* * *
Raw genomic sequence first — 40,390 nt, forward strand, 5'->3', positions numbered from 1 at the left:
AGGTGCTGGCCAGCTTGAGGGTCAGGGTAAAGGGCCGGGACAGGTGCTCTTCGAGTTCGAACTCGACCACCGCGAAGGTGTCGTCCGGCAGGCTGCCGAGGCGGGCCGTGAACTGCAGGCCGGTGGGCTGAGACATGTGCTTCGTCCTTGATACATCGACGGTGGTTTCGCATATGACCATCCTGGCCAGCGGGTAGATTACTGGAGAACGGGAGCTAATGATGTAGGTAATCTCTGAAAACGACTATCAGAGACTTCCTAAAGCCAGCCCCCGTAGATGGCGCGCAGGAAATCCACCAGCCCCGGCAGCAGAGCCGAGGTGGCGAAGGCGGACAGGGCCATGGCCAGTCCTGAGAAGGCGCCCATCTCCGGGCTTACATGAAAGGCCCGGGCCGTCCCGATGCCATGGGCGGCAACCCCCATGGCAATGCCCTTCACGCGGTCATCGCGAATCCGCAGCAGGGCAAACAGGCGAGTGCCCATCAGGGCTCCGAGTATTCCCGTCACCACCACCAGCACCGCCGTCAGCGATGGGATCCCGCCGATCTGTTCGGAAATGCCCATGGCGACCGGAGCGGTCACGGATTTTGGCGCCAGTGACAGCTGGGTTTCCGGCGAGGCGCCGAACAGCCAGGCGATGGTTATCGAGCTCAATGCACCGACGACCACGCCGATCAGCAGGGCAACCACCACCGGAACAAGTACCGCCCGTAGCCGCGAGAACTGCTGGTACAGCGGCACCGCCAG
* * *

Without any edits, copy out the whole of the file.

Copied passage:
Raw genomic sequence first — 40,390 nt, forward strand, 5'->3', positions numbered from 1 at the left:
AGGTGCTGGCCAGCTTGAGGGTCAGGGTAAAGGGCCGGGACAGGTGCTCTTCGAGTTCGAACTCGACCACCGCGAAGGTGTCGTCCGGCAGGCTGCCGAGGCGGGCCGTGAACTGCAGGCCGGTGGGCTGAGACATGTGCTTCGTCCTTGATACATCGACGGTGGTTTCGCATATGACCATCCTGGCCAGCGGGTAGATTACTGGAGAACGGGAGCTAATGATGTAGGTAATCTCTGAAAACGACTATCAGAGACTTCCTAAAGCCAGCCCCCGTAGATGGCGCGCAGGAAATCCACCAGCCCCGGCAGCAGAGCCGAGGTGGCGAAGGCGGACAGGGCCATGGCCAGTCCTGAGAAGGCGCCCATCTCCGGGCTTACATGAAAGGCCCGGGCCGTCCCGATGCCATGGGCGGCAACCCCCATGGCAATGCCCTTCACGCGGTCATCGCGAATCCGCAGCAGGGCAAACAGGCGAGTGCCCATCAGGGCTCCGAGTATTCCCGTCACCACCACCAGCACCGCCGTCAGCGATGGGATCCCGCCGATCTGTTCGGAAATGCCCATGGCGACCGGAGCGGTCACGGATTTTGGCGCCAGTGACAGCTGGGTTTCCGGCGAGGCGCCGAACAGCCAGGCGATGGTTATCGAGCTCAATGCACCGACGACCACGCCGATCAGCAGGGCAACCACCACCGGAACAAGTACCGCCCGTAGCCGCGAGAACTGCTGGTACAGCGGCACCGCCAG